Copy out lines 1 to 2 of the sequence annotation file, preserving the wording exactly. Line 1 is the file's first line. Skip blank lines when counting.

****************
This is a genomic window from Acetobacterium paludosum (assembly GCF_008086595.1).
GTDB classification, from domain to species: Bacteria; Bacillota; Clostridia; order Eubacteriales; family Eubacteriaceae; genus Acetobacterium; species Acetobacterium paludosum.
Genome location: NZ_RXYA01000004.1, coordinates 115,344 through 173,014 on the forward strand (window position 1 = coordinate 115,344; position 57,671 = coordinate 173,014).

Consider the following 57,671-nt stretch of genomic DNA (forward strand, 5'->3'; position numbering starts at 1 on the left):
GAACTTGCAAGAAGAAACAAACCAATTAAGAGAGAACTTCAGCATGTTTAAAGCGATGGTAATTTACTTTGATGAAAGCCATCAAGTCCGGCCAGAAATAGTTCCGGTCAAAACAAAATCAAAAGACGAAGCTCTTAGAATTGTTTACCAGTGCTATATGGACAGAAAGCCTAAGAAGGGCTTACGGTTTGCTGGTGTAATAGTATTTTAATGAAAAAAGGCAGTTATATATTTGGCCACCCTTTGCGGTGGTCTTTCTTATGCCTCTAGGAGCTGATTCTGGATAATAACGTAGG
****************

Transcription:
This is a genomic window from Acetobacterium paludosum (assembly GCF_008086595.1).
GTDB classification, from domain to species: Bacteria; Bacillota; Clostridia; order Eubacteriales; family Eubacteriaceae; genus Acetobacterium; species Acetobacterium paludosum.